Deadly fentanyl drug surfacing in New Zealand, expert says

A cheap drug 50 times more potent than heroin is being imported by drug traffickers into New Zealand, an expert says. 

Fentanyl emerged in New Zealand for the first time at a music festival in February.  The drug is particularly deadly and just three milligrams is enough to cause a fatal overdose. 

Massey University senior drug researcher Chris Wilkins told The AM Show this morning the drug has caused a lot of overdoses in North America and Canada. 

He said the problem in New Zealand is traffickers have been lacing the powerful opioid with heroin.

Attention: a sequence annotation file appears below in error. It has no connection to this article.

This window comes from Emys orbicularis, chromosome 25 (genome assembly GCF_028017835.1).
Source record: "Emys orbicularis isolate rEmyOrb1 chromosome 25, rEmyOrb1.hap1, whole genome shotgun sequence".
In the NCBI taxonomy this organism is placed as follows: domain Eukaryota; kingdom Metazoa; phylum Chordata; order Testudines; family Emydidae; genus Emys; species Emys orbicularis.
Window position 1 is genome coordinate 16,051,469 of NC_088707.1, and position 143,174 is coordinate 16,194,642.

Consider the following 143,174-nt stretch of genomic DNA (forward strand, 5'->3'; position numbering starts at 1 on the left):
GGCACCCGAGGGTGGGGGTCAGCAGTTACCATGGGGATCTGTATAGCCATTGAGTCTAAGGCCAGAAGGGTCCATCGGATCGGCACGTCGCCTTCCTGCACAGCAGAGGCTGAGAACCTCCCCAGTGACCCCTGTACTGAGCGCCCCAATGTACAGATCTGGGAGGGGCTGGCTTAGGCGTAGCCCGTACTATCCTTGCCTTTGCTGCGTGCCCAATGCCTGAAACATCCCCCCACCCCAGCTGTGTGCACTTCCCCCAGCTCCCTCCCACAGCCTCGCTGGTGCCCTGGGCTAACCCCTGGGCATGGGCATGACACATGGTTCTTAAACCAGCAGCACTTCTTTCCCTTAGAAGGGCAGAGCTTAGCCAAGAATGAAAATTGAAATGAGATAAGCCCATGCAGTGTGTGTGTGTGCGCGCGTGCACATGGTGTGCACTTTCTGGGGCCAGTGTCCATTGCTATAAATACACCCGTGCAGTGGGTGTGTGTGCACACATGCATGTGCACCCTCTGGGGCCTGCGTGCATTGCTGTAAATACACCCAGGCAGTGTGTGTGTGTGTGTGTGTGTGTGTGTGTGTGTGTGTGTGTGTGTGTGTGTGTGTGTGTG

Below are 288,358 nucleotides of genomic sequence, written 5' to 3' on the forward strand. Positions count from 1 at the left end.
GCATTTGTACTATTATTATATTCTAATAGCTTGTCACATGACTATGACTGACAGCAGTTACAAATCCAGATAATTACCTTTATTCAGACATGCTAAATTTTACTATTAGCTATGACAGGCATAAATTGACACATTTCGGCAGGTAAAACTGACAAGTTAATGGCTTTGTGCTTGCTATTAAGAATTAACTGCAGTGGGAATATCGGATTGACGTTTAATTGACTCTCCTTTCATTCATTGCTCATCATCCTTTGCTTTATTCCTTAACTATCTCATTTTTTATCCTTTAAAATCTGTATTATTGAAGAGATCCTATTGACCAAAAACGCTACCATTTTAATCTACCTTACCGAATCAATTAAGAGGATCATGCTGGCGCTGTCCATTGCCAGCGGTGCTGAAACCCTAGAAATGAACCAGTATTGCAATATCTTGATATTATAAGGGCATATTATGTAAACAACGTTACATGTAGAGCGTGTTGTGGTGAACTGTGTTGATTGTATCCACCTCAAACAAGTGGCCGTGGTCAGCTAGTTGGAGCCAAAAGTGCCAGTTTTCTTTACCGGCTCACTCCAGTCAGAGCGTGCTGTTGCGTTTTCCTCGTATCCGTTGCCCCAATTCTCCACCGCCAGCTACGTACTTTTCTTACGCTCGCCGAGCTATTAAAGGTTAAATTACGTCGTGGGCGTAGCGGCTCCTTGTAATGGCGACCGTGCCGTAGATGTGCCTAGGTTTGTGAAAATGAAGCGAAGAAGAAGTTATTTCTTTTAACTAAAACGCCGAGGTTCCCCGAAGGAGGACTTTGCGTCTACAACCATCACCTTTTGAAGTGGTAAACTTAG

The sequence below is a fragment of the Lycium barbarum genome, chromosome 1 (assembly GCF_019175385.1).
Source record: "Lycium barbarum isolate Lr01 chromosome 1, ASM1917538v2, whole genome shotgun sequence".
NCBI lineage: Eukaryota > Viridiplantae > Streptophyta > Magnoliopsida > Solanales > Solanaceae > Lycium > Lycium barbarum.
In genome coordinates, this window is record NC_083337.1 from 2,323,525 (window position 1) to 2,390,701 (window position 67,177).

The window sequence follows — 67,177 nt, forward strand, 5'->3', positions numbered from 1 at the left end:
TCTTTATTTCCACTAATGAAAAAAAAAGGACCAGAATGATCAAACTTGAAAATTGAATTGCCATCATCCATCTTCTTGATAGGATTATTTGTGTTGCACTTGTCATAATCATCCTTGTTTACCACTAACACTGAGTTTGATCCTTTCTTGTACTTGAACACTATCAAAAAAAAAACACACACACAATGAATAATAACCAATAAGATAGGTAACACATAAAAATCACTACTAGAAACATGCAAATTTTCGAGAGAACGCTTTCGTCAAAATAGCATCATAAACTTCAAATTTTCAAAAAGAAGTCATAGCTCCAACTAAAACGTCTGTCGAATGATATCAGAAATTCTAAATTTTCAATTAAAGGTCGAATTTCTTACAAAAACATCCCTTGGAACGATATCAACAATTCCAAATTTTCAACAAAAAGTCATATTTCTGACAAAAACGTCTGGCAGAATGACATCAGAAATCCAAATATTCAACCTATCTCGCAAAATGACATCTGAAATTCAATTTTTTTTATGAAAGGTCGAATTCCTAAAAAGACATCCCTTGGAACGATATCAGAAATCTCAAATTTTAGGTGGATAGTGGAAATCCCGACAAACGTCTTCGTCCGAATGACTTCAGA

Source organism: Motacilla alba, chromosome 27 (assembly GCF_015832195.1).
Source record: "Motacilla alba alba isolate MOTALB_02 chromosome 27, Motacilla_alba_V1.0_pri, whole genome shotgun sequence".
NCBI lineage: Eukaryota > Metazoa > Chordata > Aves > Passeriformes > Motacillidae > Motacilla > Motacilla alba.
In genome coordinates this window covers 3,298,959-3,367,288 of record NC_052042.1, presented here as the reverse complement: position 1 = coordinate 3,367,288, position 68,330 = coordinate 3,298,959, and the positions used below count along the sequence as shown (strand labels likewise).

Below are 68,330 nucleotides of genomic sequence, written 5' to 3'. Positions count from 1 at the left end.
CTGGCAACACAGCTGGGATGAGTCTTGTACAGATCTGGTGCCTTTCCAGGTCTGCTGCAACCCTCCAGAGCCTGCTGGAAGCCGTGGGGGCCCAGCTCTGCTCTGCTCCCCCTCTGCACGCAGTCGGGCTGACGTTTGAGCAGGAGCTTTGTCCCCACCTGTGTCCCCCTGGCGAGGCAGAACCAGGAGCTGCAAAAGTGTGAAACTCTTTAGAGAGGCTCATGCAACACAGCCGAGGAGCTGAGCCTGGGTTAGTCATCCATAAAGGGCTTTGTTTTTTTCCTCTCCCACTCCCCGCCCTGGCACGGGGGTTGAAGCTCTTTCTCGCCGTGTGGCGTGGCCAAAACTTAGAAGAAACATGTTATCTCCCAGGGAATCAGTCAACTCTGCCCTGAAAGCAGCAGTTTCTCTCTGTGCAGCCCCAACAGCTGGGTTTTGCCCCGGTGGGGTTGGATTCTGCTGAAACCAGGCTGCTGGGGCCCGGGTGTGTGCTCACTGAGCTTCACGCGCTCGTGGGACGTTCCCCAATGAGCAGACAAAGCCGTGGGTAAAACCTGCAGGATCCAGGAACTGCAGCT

"The [heroin] users don't know that's happening and they get a much larger dose than they expect," Mr Wilkins said. 

"Because it's so powerful then getting the right dose is really critical and your average drug trafficker can't get that right and that's why it's so dangerous."

The drug was appealing to traffickers because it was cheap and easy to smuggle, Mr Wilkins said. 

In the last two years Fentanyl has killed a significant number of people in the United States, United Kingdom and Canada and was a key cause in the deaths of superstars Michael Jackson, Prince and Tom Petty. 



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